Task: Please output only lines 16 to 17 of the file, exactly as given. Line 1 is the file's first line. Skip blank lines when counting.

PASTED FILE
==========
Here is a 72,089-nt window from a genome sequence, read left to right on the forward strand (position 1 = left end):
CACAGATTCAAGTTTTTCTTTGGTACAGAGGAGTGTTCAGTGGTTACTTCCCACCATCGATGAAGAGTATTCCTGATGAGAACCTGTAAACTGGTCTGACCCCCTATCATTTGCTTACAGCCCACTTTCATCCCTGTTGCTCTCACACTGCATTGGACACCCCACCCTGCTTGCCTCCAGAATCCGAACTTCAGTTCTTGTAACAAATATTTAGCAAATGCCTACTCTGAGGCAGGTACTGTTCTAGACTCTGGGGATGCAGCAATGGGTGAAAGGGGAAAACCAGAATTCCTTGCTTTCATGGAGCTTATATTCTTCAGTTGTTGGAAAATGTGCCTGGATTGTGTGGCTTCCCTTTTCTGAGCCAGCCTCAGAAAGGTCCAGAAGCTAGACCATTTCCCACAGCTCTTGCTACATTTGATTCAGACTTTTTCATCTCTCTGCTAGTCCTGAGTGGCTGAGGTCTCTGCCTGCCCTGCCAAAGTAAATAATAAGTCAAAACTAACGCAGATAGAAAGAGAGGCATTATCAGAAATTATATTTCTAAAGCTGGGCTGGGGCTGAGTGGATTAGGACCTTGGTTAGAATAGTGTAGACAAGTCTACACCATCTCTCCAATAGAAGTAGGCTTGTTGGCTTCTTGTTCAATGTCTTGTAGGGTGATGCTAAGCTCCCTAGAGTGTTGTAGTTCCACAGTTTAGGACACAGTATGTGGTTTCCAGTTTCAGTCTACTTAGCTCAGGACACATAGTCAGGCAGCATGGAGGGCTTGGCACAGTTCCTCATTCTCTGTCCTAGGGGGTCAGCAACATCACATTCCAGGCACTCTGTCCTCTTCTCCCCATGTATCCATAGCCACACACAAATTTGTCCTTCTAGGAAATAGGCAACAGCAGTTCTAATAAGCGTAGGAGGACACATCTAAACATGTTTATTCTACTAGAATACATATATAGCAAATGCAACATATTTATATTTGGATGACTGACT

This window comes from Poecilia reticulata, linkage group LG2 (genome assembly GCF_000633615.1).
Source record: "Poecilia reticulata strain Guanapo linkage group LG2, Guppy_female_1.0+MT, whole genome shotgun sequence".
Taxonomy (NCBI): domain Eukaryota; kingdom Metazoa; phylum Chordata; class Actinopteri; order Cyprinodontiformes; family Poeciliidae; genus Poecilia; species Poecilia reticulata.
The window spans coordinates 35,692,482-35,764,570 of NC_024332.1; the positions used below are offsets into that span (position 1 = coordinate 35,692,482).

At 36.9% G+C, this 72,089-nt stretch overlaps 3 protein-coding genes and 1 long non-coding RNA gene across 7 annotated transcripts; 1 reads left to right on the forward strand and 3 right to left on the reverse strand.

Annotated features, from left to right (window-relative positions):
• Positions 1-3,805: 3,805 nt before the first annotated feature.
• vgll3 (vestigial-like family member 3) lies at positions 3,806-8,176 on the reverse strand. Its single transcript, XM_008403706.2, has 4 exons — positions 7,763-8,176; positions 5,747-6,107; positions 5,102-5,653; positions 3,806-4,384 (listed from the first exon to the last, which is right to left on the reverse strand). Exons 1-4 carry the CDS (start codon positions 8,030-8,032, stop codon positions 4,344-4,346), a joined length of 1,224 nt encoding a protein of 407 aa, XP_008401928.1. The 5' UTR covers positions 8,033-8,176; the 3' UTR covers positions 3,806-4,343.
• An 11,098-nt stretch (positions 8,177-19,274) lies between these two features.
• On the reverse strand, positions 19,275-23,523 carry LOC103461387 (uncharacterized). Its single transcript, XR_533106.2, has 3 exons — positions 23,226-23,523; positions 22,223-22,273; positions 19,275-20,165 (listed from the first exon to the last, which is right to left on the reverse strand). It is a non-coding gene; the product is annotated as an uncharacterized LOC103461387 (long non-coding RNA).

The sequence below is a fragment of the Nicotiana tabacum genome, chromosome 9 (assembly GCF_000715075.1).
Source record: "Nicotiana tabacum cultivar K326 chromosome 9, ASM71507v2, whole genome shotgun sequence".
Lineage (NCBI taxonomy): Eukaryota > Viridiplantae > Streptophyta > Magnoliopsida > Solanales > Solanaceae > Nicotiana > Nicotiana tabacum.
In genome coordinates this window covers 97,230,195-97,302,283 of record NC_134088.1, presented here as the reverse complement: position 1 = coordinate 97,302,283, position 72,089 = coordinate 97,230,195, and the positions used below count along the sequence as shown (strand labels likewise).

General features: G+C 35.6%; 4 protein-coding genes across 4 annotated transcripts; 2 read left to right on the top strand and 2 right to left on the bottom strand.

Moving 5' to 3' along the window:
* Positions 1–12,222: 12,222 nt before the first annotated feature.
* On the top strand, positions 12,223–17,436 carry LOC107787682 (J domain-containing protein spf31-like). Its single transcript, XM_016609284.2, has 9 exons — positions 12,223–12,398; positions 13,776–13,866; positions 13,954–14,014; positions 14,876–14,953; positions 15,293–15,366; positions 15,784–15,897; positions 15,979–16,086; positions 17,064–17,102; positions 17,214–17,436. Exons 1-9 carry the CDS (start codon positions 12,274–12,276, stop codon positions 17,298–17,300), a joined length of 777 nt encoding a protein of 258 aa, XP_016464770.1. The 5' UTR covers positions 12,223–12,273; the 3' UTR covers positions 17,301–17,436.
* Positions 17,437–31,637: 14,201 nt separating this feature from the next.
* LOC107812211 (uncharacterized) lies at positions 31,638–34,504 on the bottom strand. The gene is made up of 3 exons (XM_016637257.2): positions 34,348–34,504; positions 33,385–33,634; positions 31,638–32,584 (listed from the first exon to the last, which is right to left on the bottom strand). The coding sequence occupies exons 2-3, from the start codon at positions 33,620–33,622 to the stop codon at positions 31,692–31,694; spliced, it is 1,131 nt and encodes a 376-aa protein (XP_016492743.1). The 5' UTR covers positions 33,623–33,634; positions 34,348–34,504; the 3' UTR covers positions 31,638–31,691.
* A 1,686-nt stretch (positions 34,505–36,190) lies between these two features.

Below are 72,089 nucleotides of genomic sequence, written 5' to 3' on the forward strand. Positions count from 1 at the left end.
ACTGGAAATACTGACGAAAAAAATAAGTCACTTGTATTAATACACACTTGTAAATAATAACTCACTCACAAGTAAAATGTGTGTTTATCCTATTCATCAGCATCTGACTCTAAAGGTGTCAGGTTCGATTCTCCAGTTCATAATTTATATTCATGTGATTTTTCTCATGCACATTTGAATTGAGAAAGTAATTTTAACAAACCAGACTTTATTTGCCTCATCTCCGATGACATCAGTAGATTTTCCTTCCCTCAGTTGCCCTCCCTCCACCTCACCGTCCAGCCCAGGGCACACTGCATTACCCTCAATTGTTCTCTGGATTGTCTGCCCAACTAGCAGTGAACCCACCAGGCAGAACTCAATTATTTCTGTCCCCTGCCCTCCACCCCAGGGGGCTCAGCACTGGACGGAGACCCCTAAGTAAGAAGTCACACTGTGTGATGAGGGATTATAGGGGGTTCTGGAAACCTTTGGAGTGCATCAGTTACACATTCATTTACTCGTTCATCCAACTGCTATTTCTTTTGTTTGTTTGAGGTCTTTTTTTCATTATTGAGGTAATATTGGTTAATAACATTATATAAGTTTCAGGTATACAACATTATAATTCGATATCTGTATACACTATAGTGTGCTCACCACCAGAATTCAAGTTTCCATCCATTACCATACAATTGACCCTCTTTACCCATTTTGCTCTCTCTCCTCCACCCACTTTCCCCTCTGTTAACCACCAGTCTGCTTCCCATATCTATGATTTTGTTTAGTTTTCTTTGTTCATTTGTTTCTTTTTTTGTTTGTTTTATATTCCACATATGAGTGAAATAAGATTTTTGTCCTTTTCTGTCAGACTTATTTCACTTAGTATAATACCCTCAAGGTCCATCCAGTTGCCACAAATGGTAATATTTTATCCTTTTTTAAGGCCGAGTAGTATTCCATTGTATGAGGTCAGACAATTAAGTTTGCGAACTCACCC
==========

In genome coordinates this window covers 97,230,195-97,302,283 of record NC_134088.1, presented here as the reverse complement: position 1 = coordinate 97,302,283, position 72,089 = coordinate 97,230,195, and the positions used below count along the sequence as shown (strand labels likewise).

General features: G+C 35.6%; 4 protein-coding genes across 4 annotated transcripts; 2 read left to right on the top strand and 2 right to left on the bottom strand.